Rock legend Bob Dylan, 68 - whose hits include Like A Rolling Stone and Blowin' in the Wind, was treated like a complete unknown by police in a New Jersey shore community when a resident called to report someone wandering around the neighborhood.
Dylan was in Long Branch, about a two-hour drive south of New York City, on July 23 as part of a tour with Willie Nelson and John Mellencamp that was to play at a baseball stadium in nearby Lakewood.
A 24-year-old police officer apparently was unaware of who Dylan is and asked him for identification, Long Branch business administrator Howard Woolley said Friday.
"I don't think she was familiar with his entire body of work," Woolley said.
The incident began at 5 p.m. when a resident said a man was wandering around a low-income, predominantly minority neighborhood several blocks from the oceanfront looking at houses, The Associated Press reports.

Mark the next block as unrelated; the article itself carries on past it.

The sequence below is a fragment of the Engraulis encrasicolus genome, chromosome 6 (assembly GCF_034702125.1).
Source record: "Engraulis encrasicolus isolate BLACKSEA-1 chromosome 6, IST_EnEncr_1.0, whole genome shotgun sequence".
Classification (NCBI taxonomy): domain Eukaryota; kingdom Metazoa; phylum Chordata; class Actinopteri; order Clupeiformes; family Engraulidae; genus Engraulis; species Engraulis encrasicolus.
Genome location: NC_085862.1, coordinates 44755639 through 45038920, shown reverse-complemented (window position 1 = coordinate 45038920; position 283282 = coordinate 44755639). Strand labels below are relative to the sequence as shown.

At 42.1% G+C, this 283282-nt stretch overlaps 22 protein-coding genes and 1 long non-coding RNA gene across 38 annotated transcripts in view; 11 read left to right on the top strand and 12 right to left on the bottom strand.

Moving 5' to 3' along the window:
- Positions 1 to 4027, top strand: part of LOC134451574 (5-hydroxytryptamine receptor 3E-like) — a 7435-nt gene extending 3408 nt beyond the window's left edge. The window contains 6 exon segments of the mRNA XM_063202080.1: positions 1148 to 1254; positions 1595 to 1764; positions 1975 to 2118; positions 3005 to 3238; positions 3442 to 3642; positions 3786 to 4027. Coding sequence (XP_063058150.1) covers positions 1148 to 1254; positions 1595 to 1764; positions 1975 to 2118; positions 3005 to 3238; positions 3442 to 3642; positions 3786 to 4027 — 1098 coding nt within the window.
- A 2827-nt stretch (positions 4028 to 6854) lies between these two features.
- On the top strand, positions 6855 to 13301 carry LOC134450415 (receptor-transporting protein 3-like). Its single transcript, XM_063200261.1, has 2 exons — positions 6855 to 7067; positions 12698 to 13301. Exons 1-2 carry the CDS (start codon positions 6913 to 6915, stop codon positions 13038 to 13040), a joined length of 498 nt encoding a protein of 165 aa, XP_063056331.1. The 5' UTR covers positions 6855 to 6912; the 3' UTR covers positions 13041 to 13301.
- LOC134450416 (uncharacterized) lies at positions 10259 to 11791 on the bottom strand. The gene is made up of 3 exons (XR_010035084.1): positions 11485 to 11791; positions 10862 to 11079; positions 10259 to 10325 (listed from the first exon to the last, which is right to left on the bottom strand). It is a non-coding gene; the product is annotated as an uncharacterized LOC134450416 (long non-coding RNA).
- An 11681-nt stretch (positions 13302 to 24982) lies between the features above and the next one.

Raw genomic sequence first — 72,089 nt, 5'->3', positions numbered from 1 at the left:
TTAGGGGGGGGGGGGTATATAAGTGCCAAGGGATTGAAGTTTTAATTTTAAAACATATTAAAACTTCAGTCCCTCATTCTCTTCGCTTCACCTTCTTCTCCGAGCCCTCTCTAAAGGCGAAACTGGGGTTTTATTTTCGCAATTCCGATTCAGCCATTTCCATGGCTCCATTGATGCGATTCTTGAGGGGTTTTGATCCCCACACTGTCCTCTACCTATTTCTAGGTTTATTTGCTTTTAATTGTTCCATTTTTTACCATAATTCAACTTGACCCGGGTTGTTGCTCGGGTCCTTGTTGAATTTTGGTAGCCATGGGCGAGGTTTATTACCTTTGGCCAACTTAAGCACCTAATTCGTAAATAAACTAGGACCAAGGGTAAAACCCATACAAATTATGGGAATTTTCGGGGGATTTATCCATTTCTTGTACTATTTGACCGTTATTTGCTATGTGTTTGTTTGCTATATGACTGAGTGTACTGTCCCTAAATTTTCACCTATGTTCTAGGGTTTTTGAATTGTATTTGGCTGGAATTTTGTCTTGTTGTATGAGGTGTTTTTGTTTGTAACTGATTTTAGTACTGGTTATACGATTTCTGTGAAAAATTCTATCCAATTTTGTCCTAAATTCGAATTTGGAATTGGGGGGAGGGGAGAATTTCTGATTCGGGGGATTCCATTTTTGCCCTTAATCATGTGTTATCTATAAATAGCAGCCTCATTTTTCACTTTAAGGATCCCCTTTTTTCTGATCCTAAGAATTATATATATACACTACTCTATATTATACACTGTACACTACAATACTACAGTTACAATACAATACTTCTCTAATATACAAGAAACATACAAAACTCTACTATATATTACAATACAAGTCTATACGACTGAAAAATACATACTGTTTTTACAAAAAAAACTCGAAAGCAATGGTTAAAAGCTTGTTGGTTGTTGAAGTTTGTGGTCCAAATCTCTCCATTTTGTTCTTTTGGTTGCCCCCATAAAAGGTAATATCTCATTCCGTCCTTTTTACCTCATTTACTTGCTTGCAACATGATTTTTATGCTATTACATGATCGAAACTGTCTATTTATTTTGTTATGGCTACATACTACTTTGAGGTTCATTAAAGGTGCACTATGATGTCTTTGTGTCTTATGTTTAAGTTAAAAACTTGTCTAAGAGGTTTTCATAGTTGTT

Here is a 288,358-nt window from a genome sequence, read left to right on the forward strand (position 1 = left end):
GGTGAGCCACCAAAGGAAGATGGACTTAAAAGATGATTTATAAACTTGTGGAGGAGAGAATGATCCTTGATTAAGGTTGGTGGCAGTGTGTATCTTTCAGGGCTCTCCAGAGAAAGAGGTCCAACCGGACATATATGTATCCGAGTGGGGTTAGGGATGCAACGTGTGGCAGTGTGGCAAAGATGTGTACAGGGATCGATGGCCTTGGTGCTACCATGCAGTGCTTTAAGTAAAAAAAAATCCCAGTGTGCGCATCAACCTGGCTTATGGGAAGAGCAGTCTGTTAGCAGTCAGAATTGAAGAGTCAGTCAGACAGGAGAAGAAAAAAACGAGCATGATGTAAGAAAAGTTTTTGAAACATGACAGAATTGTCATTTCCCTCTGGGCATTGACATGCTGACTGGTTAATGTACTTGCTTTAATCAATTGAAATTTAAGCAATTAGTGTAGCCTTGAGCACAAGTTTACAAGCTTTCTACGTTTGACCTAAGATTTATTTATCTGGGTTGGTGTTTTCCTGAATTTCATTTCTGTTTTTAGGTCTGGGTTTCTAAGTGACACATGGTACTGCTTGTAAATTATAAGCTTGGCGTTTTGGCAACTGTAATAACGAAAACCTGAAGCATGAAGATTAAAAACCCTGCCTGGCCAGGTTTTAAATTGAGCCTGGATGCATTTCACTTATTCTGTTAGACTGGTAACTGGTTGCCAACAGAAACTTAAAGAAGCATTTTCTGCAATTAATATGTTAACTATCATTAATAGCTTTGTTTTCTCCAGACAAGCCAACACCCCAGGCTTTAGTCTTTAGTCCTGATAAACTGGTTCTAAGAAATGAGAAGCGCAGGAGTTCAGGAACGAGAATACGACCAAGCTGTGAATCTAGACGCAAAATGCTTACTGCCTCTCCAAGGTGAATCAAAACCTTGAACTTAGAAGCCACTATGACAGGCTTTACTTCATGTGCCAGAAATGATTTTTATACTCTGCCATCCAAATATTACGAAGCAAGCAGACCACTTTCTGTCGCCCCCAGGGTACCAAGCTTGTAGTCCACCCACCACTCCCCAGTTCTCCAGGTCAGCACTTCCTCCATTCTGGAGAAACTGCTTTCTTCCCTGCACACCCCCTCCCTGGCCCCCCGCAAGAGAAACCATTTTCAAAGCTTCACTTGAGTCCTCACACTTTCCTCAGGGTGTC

When the officer asked the man for identification papers, he did not have a driving licence or other form of ID to prove his identity.
But despite having seen photos of the 68-year-old star, she failed to recognise him and drove the singer back to a hotel where his manager was able to confirm his identity, informs Telegraph.co.uk.
According to The Mirror, Dylan has often preferred going unrecognised. He once told an interviewer: "Being noticed is a burden. Jesus got himself crucified because he got himself noticed. So I disappear a lot."
In 1991 he was filmed at a bus stop in Belfast after shunning his chauffeur-driven car. In the words of one of his songs, he could have told the young woman officer: "It ain't me you're looking for, babe."